Ohio Secretary of State gets requests for records on his plans to relocate his office
Three people have filed public records requests for information about Republican Secretary of State Frank LaRose’s decision to move his office to a building that houses the law firm that filed paperwork for his U.S. Senate campaign.
The Ohio Democratic Party brought together the three who are concerned about the move of the secretary of state's office from its 4th Street location, where it's been for nearly 20 years. LaRose has said relocating the office to a building a few blocks away will save taxpayer dollars — though there will be a $600,000 upfront cost to ready the new space and move into it.
“I think Mr. LaRose is not being forthright about the intentions of the move, the timing of the move, let alone the exposures of the integrity of his office, coincidentally being the same building of his U.S. Senate office, and how that's a conflict of interest as well as an unethical move at the time," said Armando Telles, a Columbus strategist and activist who is one of those who filed the public records requests.
"LaRose claims that the move will pay for itself. But in reality, taxpayers like me will be paying off LaRose's latest scandal until 2077, when I'm going to be 75 years old," said Katie Seewer, an Ohio State University student who also filed a public records request.
A few weeks ago, LaRose said the move would save the state around $11,000 in rent per year.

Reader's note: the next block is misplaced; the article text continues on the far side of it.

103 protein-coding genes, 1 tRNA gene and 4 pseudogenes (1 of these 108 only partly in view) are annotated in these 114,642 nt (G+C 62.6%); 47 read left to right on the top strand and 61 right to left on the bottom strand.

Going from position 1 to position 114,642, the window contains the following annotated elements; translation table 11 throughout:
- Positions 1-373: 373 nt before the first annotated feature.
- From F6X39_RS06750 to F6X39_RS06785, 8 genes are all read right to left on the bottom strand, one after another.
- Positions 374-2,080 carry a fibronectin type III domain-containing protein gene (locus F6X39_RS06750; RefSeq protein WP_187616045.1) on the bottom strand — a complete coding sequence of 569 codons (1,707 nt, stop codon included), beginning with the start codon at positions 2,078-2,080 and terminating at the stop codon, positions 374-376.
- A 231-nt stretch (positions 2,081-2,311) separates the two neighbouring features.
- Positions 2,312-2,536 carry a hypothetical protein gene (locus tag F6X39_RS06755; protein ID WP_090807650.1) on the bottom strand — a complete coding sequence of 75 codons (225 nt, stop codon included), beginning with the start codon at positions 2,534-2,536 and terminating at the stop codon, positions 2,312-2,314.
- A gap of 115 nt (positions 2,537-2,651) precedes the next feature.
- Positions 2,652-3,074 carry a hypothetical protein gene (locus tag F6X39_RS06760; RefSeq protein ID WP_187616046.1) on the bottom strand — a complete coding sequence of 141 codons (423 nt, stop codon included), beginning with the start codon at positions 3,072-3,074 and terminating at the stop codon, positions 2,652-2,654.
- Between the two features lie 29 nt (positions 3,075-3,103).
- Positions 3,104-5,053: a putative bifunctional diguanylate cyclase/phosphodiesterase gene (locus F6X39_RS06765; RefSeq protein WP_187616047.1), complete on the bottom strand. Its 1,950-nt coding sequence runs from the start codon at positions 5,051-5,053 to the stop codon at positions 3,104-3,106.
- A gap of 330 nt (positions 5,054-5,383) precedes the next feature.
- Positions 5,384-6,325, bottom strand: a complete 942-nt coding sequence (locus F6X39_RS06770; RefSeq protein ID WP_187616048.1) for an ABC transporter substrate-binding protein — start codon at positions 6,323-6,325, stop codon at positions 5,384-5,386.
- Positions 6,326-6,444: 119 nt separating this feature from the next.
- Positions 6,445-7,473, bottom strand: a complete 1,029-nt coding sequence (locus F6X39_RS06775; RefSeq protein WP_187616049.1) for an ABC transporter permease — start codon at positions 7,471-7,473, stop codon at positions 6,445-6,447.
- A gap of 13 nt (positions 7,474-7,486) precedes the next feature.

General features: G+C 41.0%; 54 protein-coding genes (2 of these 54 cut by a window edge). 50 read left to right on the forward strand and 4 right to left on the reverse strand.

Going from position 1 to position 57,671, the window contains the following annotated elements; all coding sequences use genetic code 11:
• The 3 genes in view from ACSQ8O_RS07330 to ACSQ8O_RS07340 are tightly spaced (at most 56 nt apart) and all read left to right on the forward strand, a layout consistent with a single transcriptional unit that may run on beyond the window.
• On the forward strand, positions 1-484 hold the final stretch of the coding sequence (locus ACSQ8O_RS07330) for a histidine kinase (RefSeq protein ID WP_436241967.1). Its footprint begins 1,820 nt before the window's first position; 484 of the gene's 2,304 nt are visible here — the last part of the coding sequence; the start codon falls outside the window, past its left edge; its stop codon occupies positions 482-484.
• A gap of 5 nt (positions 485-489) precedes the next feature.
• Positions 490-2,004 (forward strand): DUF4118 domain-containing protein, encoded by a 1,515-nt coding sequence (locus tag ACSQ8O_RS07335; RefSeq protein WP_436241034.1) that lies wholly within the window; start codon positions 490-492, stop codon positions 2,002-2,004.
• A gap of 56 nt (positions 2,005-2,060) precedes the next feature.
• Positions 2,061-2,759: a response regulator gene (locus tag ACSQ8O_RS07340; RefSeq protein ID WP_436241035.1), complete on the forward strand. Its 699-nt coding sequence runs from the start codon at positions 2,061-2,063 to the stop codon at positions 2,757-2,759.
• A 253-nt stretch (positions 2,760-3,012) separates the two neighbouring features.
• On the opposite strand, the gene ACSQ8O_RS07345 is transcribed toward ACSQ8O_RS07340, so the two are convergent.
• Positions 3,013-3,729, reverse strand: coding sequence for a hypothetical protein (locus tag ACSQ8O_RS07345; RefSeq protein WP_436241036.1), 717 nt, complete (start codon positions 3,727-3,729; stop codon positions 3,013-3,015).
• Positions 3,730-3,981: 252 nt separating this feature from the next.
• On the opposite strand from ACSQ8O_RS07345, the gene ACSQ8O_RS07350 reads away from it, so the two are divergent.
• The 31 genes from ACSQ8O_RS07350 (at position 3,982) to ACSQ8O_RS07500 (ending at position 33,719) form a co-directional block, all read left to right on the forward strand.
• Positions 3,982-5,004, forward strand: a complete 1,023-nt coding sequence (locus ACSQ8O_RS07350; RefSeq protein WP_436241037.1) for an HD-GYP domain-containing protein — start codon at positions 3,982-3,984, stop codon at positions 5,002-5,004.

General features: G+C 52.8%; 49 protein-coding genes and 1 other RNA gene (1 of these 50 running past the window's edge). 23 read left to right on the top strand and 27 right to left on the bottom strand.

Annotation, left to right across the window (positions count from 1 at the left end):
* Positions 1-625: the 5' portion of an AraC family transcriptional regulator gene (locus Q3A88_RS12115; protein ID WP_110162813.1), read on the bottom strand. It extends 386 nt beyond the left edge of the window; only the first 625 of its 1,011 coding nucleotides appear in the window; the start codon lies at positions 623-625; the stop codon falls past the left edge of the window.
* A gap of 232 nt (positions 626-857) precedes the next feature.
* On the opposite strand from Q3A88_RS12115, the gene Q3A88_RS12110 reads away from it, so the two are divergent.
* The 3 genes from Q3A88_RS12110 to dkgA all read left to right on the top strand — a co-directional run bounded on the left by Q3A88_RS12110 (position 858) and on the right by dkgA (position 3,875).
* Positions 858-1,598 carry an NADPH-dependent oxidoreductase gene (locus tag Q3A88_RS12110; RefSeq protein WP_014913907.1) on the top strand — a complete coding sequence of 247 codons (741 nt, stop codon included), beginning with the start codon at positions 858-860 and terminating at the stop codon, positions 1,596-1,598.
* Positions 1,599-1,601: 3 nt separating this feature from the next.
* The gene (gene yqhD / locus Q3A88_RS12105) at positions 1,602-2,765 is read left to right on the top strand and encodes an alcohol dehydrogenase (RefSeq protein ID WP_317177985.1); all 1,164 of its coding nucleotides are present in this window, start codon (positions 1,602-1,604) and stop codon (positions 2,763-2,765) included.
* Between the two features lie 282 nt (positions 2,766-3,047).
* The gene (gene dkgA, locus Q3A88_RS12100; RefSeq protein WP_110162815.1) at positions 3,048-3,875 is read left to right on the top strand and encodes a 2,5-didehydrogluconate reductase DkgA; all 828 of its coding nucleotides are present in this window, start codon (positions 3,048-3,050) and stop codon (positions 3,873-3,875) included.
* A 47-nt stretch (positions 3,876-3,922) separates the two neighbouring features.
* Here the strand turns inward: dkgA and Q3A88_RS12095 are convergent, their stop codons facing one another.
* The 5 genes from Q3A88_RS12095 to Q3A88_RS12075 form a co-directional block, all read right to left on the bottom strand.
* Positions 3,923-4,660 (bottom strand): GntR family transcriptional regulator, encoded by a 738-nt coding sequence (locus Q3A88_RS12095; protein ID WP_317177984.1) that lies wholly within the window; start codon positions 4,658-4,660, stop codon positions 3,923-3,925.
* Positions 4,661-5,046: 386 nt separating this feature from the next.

LaRose's office said in a statement he had been looking into relocation efforts since taking office in 2019, and renewed them in 2021 because of downsizing related to remote work during COVID. The statement said there was a focus on finding secure parking for employees walking to their cars before sunrise or after dark. Several buildings were considered, according to the statement, with the first visit to the new site in June 2022. The Secretary of State's office went to the Controlling Board to request funding for the move in January 2023 and then again in June 2023.
The statement concludes: "Finally, NO TAX DOLLARS will be spent to finance the relocation move. The one-time cost associated with the move will be covered with revenue received by our office through business fling fees. The Civic Center drive location offers an overall reduction in our lease and will cut the overall operation costs of the office and we will be SAVING THE TAX PAYERS $56,000 annually. This office move is not done as a political gain for the Secretary. It is to overall save tax payers money and bring better security and parking for his staff."